Solar energy has garnered quite a buzz lately as China is said to beef up its solar installation this year. Fundamentally, many energy forecast scenarios by numerous agencies suggest while renewable energy would enjoy a higher growth rate, fossil fuels would remain as a dominant global energy source. Nevertheless, as the old saying goes — If you can’t beat them, join them. This seems to be what’s happening with at least one solar company.
CNBC reported that GlassPoint Solar landed a $53 million investment from Royal Dutch Shell and the sovereign investment fund of Oman for its enhanced oil recovery (EOR) technology. As the company’s name suggests, GlassPoint’s technology runs on solar power, which produces steam to help pump more fossil fuel from conventional crude oil plays.
According to CNBC, GlassPoint has been using this technique in Oman since 2012, and it helped the firm score more than double its initial funding. According to EIA data, Oman is the largest oil and natural gas producer in the Middle East that is not a member of OPEC, and that EOR techniques have helped Oman’s oil production rebound from a multi-year decline in the early 2000s. Oman relies heavily on complex EOR process to extract more oil than traditional drilling—to boost production.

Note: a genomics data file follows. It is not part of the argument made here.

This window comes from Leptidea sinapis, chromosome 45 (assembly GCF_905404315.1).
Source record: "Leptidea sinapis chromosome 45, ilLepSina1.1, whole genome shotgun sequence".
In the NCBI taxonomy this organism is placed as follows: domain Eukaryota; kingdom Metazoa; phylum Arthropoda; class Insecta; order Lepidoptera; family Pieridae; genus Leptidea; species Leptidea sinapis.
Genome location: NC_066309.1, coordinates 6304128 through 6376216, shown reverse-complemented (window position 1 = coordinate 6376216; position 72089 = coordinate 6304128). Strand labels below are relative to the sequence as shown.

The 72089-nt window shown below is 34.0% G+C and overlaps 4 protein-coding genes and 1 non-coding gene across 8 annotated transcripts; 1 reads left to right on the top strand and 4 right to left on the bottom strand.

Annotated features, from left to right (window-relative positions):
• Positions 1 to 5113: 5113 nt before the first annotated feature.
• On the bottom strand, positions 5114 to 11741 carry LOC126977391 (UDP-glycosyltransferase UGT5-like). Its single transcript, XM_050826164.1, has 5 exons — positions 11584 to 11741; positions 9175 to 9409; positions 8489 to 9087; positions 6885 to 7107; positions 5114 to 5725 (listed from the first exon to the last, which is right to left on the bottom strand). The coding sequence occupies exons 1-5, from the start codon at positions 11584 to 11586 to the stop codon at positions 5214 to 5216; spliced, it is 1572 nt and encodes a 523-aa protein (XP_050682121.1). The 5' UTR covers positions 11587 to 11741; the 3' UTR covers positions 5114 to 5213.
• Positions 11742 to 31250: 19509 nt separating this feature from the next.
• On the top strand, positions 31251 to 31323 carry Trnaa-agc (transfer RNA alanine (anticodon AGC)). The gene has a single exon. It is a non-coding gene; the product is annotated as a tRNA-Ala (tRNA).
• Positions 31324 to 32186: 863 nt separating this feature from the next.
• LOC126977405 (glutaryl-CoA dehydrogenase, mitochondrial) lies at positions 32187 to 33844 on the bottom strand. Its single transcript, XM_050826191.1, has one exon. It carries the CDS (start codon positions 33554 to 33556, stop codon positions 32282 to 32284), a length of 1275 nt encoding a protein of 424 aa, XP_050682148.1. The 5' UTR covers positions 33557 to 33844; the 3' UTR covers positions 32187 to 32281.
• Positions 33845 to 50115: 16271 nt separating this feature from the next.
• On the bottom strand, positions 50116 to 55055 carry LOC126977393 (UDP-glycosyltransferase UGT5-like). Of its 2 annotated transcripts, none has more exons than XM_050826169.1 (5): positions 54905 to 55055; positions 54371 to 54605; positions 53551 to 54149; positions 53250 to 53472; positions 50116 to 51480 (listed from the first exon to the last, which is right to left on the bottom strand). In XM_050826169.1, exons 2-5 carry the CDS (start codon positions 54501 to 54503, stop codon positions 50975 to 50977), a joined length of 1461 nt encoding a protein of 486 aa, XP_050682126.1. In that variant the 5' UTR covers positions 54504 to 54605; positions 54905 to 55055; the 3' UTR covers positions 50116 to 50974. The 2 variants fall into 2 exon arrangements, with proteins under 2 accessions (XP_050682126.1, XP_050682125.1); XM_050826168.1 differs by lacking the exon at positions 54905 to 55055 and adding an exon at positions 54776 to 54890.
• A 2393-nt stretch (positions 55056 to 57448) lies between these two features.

EOR is nothing new to the oil industry. With much of the world’s ‘easy oil’ already recovered, more and more producers are turning to EOR for prospects of ultimately 30-60% more of the reservoir’s original oil. CNBC quoted consulting firm Ernst and Young which estimated [oil] companies spend at least $5 billion annually on the [EOR] process, and the need for this type of methods to expand the efficiency of wells is particularly acute in places like Oman and Russia where oil fields are getting long in the tooth (see chart below also from CNBC).
|Graphic Source: CNBC.com|
According to CNBC, GlassPoint’s CEO Rod MacGregor noted in an interview that “This application looks like the next step for solar.” Take it at face value, this new niche solar technology indeed looks very promising as it could reduce oil projects environmental impact, replacing and conserving other energy source used in the EOR process. This could become a tremendous growth area for the solar industry, and for companies with the expertise. But before everyone gets overly excited, keep in mind that ultimately, like any new technologies and methods, it will need to pass the number crunching test.
The CNBC article made no mention of the cost factor. EOR is already a very cost-intensive process. So given that (1) The economics of solar and other renewable energy is still a much debated issue among experts, and (2) the intermittent nature of solar, I think the most likely scenario is that the new solar drilling technology would be become part of, but not replace the existing traditional methods. This would put a very different perspective on its growth prospect.
Before the jury is in, solar industry should have no problem getting funding from oil companies that are desperate to gain some kind of positive association with any renewable drilling project. Whether this niche technology sector within the solar industry could lose support from the environmental cause due to the involvement with oil drilling is yet to be seen as well.